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Kitchen à la Carte

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More than ever, homeowners want kitchens that truly accommodate the way they live. Features once considered extras—freestanding islands with custom drawers and appliances, baking centers, and built-in espresso machines—are now standard fare. Customization is no longer simply desirable, it's required.

Dozens of firms may specialize in high-end bespoke kitchens, but the German manufacturer Bulthaup has attracted a particularly loyal following. Installing one of its distinctive modern designs is as much a statement as owning a Noguchi dining table or Chagall ceramics. The company has a new line called b3, which completely reimagines how kitchens are laid out. In the past, food-preparation areas were built based on floor plans; walls and other vertical spaces played a secondary role. Bulthaup's b3 kitchens, however, are conceived around a steel-supported vertical, or "active," wall. Appliances, storage units—pretty much anything you want—are hung from the steel framework and positioned according to your exact preferences. Lower cabinets can be rested on the floor or suspended from the wall, creating a work area that seems to float in midair.

Though the look of b3—which starts at $25,000 and can go up to $800,000 for a large, highly specialized space—is one of a kind, the line is receiving accolades for much more than its visual impact. "Bulthaup kitchens transcend fashion," says New York architect Lee Mindel, a partner at Sheldon, Mindel & Associates, who has installed them in homes in London, New York, and Palm Beach, Florida. "The design is so functional, the kitchens are appropriate in almost any environment." Interior designer Mary Wilson chose one for her own home. "What makes it unique is the attention to every last detail," she says. "There's great flexibility in the design, and you can combine the latest appliances flawlessly."

The innovative active wall is built on a sturdy steel skeleton mounted to an existing wall. It's capable of supporting cabinets and appliances of any size and weight—even a massive fridge can be hung off the ground. Among the features are stylish wing lights, whose arms can be adjusted to allow for varying intensities of illumination. The faucet is attached to the wall directly above the sink, freeing up surface space and making both easier to clean. The controls are ingeniously placed at the faucet's tip, letting you regulate the temperature, flow, and direction of the water in one movement.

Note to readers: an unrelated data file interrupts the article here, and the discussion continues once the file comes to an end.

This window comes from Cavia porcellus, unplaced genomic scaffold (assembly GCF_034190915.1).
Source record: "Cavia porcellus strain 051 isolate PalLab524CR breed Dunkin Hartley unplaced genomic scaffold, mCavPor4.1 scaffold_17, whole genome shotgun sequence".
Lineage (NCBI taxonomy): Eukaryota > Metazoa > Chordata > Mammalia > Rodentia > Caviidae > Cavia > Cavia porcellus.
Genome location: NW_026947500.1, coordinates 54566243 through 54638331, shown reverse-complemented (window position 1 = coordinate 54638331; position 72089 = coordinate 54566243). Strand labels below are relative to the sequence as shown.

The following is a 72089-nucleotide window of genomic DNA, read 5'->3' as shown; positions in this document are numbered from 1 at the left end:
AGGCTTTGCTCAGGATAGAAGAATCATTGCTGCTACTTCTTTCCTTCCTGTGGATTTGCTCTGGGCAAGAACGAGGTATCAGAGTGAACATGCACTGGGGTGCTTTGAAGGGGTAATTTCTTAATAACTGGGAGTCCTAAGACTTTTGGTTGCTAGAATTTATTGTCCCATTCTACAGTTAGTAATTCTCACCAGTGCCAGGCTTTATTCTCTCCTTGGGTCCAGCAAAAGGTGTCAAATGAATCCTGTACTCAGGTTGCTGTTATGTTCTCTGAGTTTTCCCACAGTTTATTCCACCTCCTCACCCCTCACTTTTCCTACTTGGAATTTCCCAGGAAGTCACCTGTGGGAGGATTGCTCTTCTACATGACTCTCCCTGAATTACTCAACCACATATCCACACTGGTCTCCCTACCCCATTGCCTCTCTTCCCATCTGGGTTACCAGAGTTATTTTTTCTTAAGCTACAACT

Equal attention has been paid to ergonomics. For years Bulthaup has built its countertops higher than the standard 34 1/4 inches to reduce the strain that leaning over puts on the body (a move widely imitated by competitors). This system is created so you can place your feet completely under the furniture and relax your body against the cabinet while cooking or doing dishes. Also, the use of function boxes—small storage units attached to the main wall—have reengineered the utilization of the space above the counter. Where most kitchens have a simple tile backsplash, b3's boxes hold everything you might need: jars, knives, cutting boards, sponges.

Often seen in his signature honey-brown corduroy blazer and egg-shaped wire-rims, Gerd Bulthaup—the owner and creative genius behind the brand since 1949—says his designs are inspired by his travels; in a typical month he visits New York, London, Israel, and Munich. "We're also constantly looking to unrelated industries for ideas," he explains. "For example, our welding technology is something we learned from the space industry."

The materials used in a Bulthaup kitchen are thin, but surprisingly durable. Take the stone countertop that's four tenths of an inch thick: Made by layering metal and synthetics, it can withstand just about anything. (Counters also come in stainless steel and laminate.)

Bulthaup, who recently retired, no longer runs the day-to-day operations; he now spends time planning for the future. "The b3 line was ten years in the making," he says. "We're already working on the next generation."

Bulthaup, 800-808-2923;

Up Close

The genius of Bulthaup's b3 design is found in the cleverly placed and visually pleasing practical elements of the functional storage system.

Jutting slightly out of the wall for quick identification, these glass-bottom jars are wrapped in rippled aluminum with perforated tops for dispensing spices. The space has room for a dozen jars, but more can be accommodated. The area below the containers, which is perfect for holding other items such as bottles of oil and vinegar, opens at a light touch.

Positioned behind a glass front, this solid beech cutting board can be simply folded out by its handle; inside is a convenient knife block. (A similar function box is available with a foldout electric slicer for safe storage.)

Suspended from a steel bar, these adorable herb pots are crafted from part-anodized aluminum, which is easy to clean. If desired, paper-towel and cookbook holders, knife boards, and shelves can also be hung at varying levels or attached directly at bar height.

Made of steamed maple with aluminum corner joints, these internal organizers come in four basic forms. Insert frames hold the different configurations and keep them securely in place. The compartment options include a silverware insert, a knife tray, various-size spice holders, and a bread-slicing tray and container.


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